With fertilizer and energy costs at near record levels, many farmers are looking for innovative ways to cut down on both crop inputs.
Cover crops may help with nitrogen use in the long-term, but growers will have difficult management decisions when it comes to short-term return on investment.
Long-term or permanent no-tillage systems are proving to reduce nitrogen use and make crops more drought tolerant. Virginia Tech Agronomist Mark Alley is conducting a series of tests in 2006 to try and determine exactly what effect long-term no-tillage has on nitrogen use.
Virginia grower Randolf Aigner, who grows row crops near Richmond, Va., has farmed no-till systems for over 10 years and rarely uses fertilizer on wheat and little nitrogen on most crops, often nearing 100 bushels per acre of wheat.
Central Virginia grower Jon Black has grown no-tillage crops for nearly a decade and contends the moisture holding quality of his no-till soil is much better than the few acres on which he still uses conventional-tillage.
How long-term no-tillage systems and cover crops work together is yet to be totally unraveled, but the indications are that the combination bodes well for soil quality, with the question being how this equates to farmer profitability.
It’s no secret that N is lost in runoff — the question is how much. Nitrogen in nitrate levels in watersheds in which rapidly moving streams run through agricultural land are typically from 4-6 parts per million. When nitrogen levels in runoff get to 6-8 ppm, N loss is equivalent to 20-30 pounds of N per acre.
Years of growing row crops using conventional-tillage systems mine nitrogen from the soil. Reduced-tillage, by comparison, builds N levels. For example, corn stops using soil nitrates in August-September. In the fall soil microbes begin chewing on organic matter and N levels are built back up. Corn is very efficient at using N when it is in its early growing stage, but by July and on into August and until harvest, corn is done with N.
Soybeans are different from corn. Beans don’t use much N early in the growing season. When plants set pods, they pull N levels in the soil down, though not as low as corn. Early crop beans pull N levels down earlier and levels build up faster. However, the reverse is true of late season, double-cropped beans.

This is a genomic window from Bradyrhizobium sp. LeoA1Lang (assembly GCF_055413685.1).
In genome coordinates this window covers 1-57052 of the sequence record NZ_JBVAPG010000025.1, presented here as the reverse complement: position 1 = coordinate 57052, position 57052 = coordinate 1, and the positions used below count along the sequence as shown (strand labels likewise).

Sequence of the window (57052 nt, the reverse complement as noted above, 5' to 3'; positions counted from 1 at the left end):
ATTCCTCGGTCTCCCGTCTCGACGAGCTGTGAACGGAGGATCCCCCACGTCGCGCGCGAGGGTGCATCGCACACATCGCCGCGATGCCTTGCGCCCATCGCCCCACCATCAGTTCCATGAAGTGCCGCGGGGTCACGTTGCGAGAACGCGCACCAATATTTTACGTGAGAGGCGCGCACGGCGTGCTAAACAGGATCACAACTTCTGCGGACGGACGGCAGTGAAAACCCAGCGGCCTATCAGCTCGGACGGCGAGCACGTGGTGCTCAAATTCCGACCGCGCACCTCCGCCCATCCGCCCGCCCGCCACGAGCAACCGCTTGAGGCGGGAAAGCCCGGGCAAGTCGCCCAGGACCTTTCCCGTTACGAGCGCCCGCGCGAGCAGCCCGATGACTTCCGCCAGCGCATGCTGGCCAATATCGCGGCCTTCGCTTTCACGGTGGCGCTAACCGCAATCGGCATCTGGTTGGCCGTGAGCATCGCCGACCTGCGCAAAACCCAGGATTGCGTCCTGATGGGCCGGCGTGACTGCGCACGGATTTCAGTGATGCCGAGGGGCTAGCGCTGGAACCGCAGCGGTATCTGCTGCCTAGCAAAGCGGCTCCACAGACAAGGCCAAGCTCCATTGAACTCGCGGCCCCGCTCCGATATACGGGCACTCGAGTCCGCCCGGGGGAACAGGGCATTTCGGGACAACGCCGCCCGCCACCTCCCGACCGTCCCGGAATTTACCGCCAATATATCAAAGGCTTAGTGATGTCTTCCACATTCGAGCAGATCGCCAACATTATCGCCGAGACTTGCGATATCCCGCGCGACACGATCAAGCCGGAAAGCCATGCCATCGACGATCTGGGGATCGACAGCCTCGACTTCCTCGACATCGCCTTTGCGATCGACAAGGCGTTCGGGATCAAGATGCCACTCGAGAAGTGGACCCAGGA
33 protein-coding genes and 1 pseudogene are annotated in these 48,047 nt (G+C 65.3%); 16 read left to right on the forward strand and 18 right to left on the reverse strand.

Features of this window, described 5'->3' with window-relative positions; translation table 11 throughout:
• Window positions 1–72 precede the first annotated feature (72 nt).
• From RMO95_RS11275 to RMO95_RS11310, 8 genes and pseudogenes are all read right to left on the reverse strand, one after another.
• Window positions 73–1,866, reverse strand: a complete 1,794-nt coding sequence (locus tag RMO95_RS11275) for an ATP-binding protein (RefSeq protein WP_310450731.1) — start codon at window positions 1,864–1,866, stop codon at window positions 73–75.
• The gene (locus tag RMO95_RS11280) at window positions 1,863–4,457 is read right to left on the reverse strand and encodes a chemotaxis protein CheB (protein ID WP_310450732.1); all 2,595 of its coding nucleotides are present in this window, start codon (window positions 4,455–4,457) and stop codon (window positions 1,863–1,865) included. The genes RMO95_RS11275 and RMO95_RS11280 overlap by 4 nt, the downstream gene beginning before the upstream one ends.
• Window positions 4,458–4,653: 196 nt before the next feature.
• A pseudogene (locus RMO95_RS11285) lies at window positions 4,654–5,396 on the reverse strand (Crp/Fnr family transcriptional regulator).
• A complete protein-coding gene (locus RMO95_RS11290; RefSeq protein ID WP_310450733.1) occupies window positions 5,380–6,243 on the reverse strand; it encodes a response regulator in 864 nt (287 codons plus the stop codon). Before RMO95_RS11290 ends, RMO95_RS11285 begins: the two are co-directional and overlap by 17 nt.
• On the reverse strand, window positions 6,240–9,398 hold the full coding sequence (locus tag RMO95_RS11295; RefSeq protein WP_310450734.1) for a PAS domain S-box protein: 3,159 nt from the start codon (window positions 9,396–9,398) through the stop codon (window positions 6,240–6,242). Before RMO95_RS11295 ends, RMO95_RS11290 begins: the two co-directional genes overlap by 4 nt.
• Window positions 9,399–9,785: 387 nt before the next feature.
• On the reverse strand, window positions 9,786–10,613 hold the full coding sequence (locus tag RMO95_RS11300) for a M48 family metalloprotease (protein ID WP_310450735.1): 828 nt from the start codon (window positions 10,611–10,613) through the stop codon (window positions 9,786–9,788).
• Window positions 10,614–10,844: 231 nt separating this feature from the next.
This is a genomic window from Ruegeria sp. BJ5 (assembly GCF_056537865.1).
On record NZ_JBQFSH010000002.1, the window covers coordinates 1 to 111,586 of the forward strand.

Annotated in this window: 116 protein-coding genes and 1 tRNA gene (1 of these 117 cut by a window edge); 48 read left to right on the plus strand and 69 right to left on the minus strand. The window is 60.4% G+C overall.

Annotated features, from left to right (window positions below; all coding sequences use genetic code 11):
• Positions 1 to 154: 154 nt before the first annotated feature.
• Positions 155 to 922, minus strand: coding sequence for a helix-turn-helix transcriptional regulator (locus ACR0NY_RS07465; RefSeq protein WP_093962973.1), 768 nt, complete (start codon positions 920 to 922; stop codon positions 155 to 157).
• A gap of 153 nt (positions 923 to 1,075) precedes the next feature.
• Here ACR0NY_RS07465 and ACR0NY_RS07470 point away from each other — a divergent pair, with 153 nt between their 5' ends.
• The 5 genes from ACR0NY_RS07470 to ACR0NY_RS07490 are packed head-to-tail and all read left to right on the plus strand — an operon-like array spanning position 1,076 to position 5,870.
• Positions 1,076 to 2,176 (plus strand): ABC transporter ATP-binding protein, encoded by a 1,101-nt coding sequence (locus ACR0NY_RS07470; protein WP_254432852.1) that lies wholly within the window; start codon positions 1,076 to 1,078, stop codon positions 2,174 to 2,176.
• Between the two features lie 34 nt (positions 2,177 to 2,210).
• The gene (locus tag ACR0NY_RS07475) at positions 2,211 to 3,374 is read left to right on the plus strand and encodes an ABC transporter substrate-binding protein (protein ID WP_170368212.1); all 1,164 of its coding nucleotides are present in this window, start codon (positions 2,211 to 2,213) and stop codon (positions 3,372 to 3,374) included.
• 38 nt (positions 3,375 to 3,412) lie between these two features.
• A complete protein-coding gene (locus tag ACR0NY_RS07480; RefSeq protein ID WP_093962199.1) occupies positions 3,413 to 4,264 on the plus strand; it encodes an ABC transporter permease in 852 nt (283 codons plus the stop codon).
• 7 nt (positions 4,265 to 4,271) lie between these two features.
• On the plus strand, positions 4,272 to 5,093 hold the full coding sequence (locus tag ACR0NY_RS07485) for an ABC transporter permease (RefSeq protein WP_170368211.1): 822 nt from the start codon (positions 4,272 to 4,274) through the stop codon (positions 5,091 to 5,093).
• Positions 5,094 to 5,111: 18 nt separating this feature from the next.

Some agronomists contend soybeans is a direct cause of loss of soil quality in the Southeast. While there is some evidence that late-planted beans may be a direct cause of soil nutrient loss, the jury is still out as to the culpability of full season soybeans.
Speaking at a recent field day in Virginia, University of Maryland researcher Ken Staver says from a raindrops view, three things can happen when it hits a piece of row crop land: It can be lost in runoff and be gone in an instant, it can infiltrate the top layer of soil and be tied up in the soil for days or weeks, or it can be absorbed into the soil profile and be there for months or years.
Cover crops, Staver explains, unlock N from the soil and make it available to plants. Conventional-tillage mines nitrogen from the soil, while reduced-tillage and no-tillage systems build N in the soil. No-till and cover crops are related in that both can build soil N, but that relationship is difficult to quantify.
Staver says that no-till and year-round crops much more closely mimics natural systems than conventional-tillage.
With conventional-tillage, when crops are harvested, the soil is essentially bare until another crop is planted. Bare soil does not do an efficient job of building N, but is unfortunately very efficient in losing it, Staver explains.
Residual nitrogen, he stresses, is fertilizer the farmer paid for, but the plant didn’t use. With today’s cost of fertilizer, that’s a cost every farmer should look at closely.
Most farmers look at weeds as a bad thing — a cost of production. However, late weeds, in corn for example, serve much the same positive purpose as cover crops.
“Weeds are in effect a cover crop. After the crop is harvested, late weeds use N and help manage N levels when no crops are on the field. The soil continues to let N go, but late in the season, weeds are often the only thing growing in the field to utilize the N,” Staver notes.
The key to getting maximum benefit out of cover crops is not so much which plant is used, rather how early the cover crop is planted. The cover crop builds organic matter in the soil and adds to overall soil quality — the longer it is on the ground, the more benefit it offers.
Cover crops used in conjunction with no-tillage systems is the ideal scenario for soil quality building because both practices are more in tune with natural vegetative growth and the soil’s ability to generate usable N and other nutrients.
In no-tillage systems, Staver says, there is more runoff early in the growing season. However, later in the growing season, when the plant actually needs the moisture, there is less runoff in no-tillage systems than in conventional tillage systems.
No tillage systems, he says, also reduces direct evaporation from the soil, which reduces the amount of CO2 released into the atmosphere, and in theory, reducing the greenhouse effect.
Whether no-till systems and/or cover crops is economically worthwhile is best determined by the individual farmer. From a soil quality standpoint, these practices do build soil quality and have positive environmental effects.